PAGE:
Bastian: How do you think VR helps people absorb DEI concepts differently than traditional learning methods?
LalDin: People are starting to experience diversity fatigue, and DEI training can often times feel punitive. Perspectives does not impart rules or tell participants what not to do; they construct their own learning by experiencing situations from someone else’s vantage point. Between these interactive experiences and facilitated discussions, teams practice how to identify bias and how to address it. Being able to live and feel Sue’s experience in the VR world provides behavioral and cognitive learning that is more effective in retention and that increases pro-social behaviors more than both classroom and eLearning. The shared, participatory experience in sessions also helps improve team dynamics.
Bastian: The experience that users get through Perspectives seems to highlight the behaviors that an underrepresented population might experience, such as microaggressions, more than the biases or intentions behind those behaviors. What reactions are you observing from this approach?
LalDin: A senior leader of a Fortune 15 company recently participated and got viscerally upset about the way male peers were treating him during the scenario. When he finished, he turned to a female colleague and said, “that was infuriating - but this doesn’t actually happen, right?” The reality is, it does.
Women who participate often share how they have faced similar situations. An employee from another major company emerged feeling empowered, sharing that “going through this, I started to realize I actually go through these types of microaggressions on a daily basis. I have somehow just come to think it’s normal. Being able to make choices in the experience made me realize that I can make these choices for myself too.”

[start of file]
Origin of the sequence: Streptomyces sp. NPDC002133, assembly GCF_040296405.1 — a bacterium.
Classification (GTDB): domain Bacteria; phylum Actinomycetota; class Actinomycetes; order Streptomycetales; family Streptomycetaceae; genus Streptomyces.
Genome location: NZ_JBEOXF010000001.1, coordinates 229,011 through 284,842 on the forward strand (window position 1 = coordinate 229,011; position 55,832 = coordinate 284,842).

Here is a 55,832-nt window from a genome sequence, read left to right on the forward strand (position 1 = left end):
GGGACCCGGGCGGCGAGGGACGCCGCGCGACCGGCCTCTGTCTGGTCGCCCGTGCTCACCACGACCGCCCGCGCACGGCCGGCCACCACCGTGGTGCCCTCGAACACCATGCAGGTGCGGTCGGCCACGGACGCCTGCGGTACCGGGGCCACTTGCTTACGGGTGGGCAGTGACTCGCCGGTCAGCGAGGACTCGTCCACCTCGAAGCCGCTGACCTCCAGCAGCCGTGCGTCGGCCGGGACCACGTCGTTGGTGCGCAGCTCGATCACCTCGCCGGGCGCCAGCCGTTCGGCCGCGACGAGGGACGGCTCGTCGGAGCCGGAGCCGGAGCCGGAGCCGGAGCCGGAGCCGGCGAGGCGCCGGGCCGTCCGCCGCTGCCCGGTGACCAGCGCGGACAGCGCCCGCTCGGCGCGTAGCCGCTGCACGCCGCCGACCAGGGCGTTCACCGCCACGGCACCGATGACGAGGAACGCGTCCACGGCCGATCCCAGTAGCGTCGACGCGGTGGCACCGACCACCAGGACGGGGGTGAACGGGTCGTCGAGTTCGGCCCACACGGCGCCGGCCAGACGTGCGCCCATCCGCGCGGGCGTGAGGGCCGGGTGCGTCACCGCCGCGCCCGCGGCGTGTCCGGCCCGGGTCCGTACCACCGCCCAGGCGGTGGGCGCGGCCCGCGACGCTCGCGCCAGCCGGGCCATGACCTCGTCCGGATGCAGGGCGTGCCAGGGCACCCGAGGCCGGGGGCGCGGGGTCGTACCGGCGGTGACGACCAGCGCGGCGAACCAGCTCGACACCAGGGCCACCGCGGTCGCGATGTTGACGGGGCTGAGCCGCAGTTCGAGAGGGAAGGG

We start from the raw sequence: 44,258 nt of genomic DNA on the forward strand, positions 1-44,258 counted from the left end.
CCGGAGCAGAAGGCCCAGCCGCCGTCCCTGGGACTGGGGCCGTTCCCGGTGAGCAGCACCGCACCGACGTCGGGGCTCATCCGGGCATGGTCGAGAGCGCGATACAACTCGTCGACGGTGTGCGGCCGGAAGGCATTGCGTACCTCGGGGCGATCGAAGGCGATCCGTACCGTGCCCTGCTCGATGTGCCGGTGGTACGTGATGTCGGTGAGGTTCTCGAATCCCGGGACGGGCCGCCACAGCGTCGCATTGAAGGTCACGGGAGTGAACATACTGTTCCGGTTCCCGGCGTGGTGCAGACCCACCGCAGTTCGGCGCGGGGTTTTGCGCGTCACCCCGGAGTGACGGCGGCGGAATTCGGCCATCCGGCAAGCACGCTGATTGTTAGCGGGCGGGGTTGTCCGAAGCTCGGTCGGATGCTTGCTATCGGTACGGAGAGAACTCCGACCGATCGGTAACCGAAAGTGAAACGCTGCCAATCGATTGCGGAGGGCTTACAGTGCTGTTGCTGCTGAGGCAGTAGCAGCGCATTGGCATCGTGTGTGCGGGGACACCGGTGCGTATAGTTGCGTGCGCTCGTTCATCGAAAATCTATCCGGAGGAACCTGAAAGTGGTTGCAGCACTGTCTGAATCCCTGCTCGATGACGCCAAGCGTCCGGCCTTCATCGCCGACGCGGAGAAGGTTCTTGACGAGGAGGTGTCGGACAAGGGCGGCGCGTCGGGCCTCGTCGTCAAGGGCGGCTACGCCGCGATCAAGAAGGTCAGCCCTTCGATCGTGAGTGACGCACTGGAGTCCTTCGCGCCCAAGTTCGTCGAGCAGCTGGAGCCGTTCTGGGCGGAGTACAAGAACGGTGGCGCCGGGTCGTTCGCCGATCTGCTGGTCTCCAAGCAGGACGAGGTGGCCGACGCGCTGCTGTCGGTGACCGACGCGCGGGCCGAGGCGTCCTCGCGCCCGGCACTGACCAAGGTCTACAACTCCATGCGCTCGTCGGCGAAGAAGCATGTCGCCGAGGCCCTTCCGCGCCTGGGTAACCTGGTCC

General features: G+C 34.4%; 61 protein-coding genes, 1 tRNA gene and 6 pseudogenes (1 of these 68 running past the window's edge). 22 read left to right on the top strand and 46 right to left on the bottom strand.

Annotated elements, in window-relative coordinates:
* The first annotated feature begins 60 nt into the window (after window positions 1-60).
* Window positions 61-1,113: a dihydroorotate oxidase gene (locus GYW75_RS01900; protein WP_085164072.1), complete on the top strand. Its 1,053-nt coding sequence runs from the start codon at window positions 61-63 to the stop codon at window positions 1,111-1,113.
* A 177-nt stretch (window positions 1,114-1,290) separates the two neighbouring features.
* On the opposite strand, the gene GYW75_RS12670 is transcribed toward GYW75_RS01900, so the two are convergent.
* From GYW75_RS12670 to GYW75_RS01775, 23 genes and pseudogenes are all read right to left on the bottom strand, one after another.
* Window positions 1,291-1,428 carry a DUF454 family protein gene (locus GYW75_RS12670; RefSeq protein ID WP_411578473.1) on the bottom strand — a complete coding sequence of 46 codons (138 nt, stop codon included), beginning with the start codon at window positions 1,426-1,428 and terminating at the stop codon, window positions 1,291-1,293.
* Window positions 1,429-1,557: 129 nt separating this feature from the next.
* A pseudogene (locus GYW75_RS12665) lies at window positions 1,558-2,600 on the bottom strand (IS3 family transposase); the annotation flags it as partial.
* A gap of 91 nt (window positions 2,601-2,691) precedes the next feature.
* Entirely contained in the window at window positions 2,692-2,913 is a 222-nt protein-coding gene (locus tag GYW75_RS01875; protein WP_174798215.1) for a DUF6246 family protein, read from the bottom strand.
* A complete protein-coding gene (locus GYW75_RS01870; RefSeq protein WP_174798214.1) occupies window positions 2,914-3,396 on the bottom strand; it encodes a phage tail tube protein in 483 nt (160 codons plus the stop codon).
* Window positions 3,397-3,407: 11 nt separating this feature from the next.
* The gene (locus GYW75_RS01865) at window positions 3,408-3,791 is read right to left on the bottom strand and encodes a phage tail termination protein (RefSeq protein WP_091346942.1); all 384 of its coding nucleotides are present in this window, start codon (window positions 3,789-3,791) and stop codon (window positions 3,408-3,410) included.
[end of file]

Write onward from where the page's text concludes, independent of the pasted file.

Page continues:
One male DEI advocate removed his headset teary-eyed, saying that he knew the experience was going to be impactful but didn't realize it would be so emotional for him. For the past three weeks his girlfriend had been telling him how much bias she was facing at her new job, which upset him, but to go through it firsthand hit him hard. We can understand from a cerebral level at the outset, but the emotional experience provides a deeper level of comprehension.
We process epiphanies like these in our group debriefs. The discussions and learning are often transformative. We focus on specific actions and prompt reflection on underlying beliefs. Habits and behaviors shape our identities—who we are is influenced by what we do. This level of reflection helps teams foster change, going from intention to actionable behavior, and allows them to recognize and create inclusive cultures.
Bastian: What types of organizations do you think Perspectives will be most effective for?
LalDin: Perspectives is a dynamic experience that can be effective for any organization. It is critical that top-level leadership or the C-suite believes in DEI as a business strategy and goes through our modules first. Our work is most effective with organizations who already see value in building thoughtful and conscientious work ecosystems and seek the next level of training. It provides an experience that goes beyond the cognitive learning of watching a video or a lecture. It is a visceral experience with emotional realism at its core that allows people to go beyond storytelling into story living.